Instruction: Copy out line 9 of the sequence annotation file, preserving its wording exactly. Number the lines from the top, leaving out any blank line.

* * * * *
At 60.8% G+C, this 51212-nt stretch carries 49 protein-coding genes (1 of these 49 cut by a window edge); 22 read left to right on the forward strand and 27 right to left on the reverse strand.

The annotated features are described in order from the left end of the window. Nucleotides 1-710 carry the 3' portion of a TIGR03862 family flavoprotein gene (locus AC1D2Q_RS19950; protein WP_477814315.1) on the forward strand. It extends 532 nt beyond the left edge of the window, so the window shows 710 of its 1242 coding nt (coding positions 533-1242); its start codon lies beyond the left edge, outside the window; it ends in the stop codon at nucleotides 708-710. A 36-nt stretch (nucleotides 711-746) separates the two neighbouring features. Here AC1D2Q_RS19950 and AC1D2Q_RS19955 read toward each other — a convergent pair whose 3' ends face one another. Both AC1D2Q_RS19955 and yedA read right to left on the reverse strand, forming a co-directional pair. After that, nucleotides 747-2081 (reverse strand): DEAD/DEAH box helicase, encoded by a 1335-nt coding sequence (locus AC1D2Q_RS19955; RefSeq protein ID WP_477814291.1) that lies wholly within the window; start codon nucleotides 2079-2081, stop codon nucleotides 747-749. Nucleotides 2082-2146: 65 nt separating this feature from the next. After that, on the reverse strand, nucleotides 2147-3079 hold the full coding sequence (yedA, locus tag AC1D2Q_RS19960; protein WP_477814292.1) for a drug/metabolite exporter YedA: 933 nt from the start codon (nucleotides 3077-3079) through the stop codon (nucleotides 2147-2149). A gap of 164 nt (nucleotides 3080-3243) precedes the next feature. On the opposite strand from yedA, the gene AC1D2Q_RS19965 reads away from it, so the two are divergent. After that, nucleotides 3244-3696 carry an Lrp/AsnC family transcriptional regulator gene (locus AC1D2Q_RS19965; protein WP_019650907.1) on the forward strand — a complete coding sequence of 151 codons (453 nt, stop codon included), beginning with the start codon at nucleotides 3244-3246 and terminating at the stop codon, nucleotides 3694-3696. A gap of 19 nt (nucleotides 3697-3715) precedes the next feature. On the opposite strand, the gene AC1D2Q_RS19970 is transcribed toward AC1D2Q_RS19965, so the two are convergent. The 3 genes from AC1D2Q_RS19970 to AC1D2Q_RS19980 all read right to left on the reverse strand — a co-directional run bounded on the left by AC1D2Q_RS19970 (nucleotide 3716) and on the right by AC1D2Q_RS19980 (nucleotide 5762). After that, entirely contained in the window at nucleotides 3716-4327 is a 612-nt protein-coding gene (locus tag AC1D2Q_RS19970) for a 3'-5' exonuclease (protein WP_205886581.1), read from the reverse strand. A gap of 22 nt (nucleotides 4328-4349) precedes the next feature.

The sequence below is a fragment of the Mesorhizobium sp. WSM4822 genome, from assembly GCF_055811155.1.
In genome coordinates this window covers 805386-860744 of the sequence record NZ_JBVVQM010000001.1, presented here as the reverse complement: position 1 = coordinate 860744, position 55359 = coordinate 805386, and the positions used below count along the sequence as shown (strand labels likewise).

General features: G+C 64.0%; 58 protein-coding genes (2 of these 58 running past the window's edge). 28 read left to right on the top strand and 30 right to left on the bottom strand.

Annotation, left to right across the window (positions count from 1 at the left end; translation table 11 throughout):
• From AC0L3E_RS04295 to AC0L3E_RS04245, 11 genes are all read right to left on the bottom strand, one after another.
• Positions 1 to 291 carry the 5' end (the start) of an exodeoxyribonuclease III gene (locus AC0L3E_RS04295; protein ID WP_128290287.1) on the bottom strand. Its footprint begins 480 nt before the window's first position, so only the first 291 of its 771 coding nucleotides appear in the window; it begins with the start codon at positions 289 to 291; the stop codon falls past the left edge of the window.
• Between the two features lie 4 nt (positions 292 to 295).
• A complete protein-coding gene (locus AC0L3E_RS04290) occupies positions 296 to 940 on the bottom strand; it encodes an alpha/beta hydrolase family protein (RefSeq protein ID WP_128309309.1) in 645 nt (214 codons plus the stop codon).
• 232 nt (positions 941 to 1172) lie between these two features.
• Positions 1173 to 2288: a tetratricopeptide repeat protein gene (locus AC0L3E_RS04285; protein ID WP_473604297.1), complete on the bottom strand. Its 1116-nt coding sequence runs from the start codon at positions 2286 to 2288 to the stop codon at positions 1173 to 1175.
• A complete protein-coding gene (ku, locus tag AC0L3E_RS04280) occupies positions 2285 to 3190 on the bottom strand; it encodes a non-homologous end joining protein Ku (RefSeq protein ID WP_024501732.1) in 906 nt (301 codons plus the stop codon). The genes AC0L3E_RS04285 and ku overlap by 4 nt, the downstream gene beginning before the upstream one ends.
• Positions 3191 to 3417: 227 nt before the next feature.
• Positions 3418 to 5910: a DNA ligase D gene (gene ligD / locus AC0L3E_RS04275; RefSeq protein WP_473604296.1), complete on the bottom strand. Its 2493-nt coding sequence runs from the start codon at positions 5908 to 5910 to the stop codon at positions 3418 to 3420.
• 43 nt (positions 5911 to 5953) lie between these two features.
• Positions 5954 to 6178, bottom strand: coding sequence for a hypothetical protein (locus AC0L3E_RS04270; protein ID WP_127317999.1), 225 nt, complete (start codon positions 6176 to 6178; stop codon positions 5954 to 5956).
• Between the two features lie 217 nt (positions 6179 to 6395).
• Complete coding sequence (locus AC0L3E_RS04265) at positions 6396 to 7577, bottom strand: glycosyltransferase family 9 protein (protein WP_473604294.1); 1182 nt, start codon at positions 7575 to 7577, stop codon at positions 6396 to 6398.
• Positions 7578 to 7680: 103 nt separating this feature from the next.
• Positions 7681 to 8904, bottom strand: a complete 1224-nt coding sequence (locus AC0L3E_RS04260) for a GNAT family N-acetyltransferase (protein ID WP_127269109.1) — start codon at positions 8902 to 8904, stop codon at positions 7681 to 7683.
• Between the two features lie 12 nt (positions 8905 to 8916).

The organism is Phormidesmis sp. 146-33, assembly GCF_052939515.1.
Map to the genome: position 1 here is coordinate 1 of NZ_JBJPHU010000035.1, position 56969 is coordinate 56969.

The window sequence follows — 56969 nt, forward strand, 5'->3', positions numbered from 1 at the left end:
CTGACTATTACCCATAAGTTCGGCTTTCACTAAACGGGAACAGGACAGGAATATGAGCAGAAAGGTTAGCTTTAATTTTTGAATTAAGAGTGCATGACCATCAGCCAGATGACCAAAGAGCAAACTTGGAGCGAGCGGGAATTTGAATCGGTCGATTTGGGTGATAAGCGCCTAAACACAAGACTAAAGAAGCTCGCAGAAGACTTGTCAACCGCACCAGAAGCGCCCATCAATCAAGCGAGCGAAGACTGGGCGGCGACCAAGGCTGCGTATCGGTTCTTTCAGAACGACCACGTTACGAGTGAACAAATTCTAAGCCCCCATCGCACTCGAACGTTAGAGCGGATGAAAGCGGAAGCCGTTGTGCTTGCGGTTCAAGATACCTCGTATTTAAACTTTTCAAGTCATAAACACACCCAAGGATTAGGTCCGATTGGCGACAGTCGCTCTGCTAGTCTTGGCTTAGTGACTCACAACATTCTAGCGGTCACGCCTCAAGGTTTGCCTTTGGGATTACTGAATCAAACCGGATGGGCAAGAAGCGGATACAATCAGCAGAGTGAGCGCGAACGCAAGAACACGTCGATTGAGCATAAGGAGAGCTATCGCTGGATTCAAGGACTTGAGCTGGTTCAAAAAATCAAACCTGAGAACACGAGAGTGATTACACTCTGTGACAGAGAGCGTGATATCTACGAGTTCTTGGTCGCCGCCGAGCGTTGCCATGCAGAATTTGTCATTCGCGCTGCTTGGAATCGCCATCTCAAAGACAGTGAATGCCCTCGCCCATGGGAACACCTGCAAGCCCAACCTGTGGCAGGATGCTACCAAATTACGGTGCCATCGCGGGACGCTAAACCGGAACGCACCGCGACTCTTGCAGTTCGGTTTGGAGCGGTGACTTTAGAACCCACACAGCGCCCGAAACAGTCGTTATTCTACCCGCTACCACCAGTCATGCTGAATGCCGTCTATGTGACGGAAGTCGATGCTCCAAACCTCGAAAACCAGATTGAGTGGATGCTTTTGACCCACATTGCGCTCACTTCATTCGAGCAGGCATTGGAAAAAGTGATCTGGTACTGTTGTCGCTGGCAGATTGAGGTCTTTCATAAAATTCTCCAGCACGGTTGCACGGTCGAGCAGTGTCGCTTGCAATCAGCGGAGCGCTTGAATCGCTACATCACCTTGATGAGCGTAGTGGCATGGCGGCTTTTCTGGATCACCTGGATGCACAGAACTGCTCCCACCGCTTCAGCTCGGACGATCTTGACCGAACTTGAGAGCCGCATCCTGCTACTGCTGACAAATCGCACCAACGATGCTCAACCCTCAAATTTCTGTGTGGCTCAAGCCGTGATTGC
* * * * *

• Between the two features lie 4 nt (positions 292 to 295).